This group is to give access to and a space for discussion of spiritual issues in general and from the Western traditions, as distinct from the groups on eastern wisdom (Buddhist, Taoist etc) including the ancient sources of mystery religion, especially but not exclusively Greek mythology, religion, mysteries, oracles and practices.

27 Members
Join Us!

Access to Sources

Homeric Hymn to Demeter
Gregory Nagy translation
Hugh Evelyn-White translation

Homeric Hymn to Aphrodite
Gregory Nagy translation
Hugh G. Evelyn-White translation

You need to be a member of David Brazier at La Ville au Roi (Eleusis) to add comments!

Join David Brazier at La Ville au Roi (Eleusis)

Comments

  • I'm interested to know more about the black and white image used as the emblem for this group? Thanks in advance ....
  • Happy is the one whom the Muses love. Sweet flows the speech from that mouth. For though we have sorrow and grief in freshly-troubled spirits, and though we live in dread because our hearts are distressed, yet, when a singer, the servant of the Muses, chants the glorious deeds of men of old and the blessed gods who inhabit Olympus, at once we forget all of our heaviness and sorrows. The gifts of the goddesses soon turn us away from these cares.   Hesiod: Theogony 90-103

This reply was deleted.
E-mail me when people leave their comments –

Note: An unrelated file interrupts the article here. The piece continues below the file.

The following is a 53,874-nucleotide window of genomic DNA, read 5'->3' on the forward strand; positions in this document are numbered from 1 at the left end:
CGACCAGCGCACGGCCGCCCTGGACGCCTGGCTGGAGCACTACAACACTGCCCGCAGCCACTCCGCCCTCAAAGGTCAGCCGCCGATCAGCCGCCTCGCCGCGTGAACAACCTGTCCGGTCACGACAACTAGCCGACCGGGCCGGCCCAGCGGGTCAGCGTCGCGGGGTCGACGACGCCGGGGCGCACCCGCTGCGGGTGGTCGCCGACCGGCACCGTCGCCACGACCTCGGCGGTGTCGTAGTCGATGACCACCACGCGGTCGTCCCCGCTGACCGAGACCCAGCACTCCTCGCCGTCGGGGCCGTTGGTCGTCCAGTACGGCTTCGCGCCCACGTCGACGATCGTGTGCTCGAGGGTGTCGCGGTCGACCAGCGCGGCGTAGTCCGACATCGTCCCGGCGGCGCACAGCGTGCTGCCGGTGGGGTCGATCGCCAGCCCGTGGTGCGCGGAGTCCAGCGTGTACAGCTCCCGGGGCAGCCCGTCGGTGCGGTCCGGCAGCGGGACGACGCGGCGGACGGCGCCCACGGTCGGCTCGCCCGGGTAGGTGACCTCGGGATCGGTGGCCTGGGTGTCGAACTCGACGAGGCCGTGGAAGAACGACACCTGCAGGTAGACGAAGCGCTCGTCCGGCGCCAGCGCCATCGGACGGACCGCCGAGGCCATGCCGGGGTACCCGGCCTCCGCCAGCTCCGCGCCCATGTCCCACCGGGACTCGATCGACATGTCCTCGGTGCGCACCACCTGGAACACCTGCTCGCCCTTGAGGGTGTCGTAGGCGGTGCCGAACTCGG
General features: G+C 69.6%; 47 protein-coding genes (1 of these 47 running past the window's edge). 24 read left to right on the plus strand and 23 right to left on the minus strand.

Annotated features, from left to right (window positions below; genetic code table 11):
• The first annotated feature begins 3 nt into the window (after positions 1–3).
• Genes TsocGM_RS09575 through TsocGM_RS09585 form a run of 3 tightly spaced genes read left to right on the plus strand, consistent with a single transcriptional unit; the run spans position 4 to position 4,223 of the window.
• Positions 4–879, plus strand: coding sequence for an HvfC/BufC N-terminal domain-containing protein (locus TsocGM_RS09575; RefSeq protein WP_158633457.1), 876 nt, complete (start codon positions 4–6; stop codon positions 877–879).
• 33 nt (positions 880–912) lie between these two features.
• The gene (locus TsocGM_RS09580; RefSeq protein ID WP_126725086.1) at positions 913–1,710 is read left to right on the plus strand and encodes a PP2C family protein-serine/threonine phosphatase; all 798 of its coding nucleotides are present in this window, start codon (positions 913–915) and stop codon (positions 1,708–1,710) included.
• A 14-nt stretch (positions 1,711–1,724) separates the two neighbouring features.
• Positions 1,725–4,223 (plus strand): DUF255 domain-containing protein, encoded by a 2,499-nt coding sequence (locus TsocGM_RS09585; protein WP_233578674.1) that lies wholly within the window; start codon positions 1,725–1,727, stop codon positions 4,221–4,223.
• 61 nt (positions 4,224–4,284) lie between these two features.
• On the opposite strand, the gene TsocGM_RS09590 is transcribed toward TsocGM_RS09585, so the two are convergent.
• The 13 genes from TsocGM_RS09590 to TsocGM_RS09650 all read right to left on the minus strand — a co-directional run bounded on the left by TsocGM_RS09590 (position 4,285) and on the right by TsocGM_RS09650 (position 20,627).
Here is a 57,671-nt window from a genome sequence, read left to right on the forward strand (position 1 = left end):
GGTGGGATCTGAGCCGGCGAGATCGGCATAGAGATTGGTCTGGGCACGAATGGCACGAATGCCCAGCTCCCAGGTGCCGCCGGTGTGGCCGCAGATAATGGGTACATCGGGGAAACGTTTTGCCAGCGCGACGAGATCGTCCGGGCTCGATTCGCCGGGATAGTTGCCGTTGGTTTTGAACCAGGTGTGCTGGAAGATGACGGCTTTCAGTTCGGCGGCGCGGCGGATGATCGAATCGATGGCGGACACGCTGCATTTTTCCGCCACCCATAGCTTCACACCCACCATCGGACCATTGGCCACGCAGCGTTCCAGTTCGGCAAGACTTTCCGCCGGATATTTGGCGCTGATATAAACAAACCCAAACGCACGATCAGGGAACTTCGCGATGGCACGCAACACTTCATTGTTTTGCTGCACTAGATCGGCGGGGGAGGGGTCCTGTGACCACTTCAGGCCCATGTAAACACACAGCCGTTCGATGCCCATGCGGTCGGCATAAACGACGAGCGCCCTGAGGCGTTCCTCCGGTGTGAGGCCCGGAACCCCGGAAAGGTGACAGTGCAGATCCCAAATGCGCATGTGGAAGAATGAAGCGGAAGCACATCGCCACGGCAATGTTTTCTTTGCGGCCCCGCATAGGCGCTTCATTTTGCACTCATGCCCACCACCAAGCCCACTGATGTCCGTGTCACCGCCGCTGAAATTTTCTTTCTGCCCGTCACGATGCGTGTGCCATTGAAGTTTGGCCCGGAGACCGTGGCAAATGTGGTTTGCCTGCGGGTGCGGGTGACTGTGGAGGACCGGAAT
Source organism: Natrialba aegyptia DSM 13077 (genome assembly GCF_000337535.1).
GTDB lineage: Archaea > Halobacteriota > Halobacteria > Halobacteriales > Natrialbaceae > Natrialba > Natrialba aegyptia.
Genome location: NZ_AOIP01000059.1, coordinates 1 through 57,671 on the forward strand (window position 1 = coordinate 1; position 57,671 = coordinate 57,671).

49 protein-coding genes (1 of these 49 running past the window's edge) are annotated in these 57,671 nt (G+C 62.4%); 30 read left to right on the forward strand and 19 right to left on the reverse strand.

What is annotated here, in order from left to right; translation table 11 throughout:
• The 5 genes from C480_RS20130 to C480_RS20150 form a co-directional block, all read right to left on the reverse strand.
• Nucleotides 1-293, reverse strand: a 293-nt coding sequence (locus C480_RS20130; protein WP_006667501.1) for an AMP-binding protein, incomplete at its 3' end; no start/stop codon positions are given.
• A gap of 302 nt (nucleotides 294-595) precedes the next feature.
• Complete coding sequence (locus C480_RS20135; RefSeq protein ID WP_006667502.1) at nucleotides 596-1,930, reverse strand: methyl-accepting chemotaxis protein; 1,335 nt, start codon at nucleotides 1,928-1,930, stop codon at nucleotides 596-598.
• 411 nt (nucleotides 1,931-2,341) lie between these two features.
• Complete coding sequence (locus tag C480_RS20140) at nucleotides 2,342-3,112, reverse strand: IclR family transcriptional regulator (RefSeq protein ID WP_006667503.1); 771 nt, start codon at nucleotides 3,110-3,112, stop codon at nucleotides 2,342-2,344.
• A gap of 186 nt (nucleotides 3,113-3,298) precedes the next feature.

ANSHIN DEEL DRIE  ~ Symboliek van mijn thuisland op het eiland

In de uiteenzetting van gisteren keken we naar het emoticon beeld van vrede, een duif met een olijftak in de snavel. In de oude Griekse mythologie waren de duif en de olijftak attributen van Eirene de godin van de vrede. De olijf werd ook geassocieerd met Athena, die de olijfboom had gegeven als een geschenk aan de stad Athene, hoewel in haar geval de vogel met de tak een uil was. Vanwege de vrijgevigheid van dit geschenk maakten de goden Athena tot de beschermvrouwe van de stad en zo kreeg het…

Read more…
0 Replies

Sappho's Hymn to Aphrodite

Translation, notes and metrical explanation copyright 1997 Elizabeth Vandiver; all rights reserved. Iridescent-throned Aphrodite, deathless Child of Zeus, wile-weaver, I now implore you, Don't--I beg you, Lady--with pains and torments Crush down my spirit, But before if ever you've heard my pleadings Then return, as once when you left your father's Golden house; you yoked to your shining car your Wing-whirring sparrows; Skimming down the paths of the sky's bright ether On they brought…

Read more…
1 Reply

DIOGENES

If there anyone I envy,it’s old Diogenes, dog that he was and I more a cat.But… Oh to be in a world where such naturalnesswas possible!I hope we have a few sparks in common.Like that honest man, I am a citizenof nowhere in particular.Which polis? “Cosmopolis,” says he,coining a word we still employ,but with less force than he:citizen of the world, no fear, no favour.You can’t get away with it these days.He was in search of true morality.Today he’d be locked upas a danger to common hypocrisy.Now…

Read more…
0 Replies

WITH FIRE IN THEIR HAIR

I've been reading The Bacchae by Euripedes. It is the only extant play based on the rituals of Dionysus in which women went in groups into the hills and engaged in orgiastic activities under the influence of wine. The theme of the play is the punishment of the family of Cadmus, founder of Thebes, by the god Dionysus, for the hubris and disrespect to the god shown by Pentheus, Cadmus' grandson. Pentheus does not believe in the gods and takes the influence of Dionysus upon the women of the city…

Read more…
1 Reply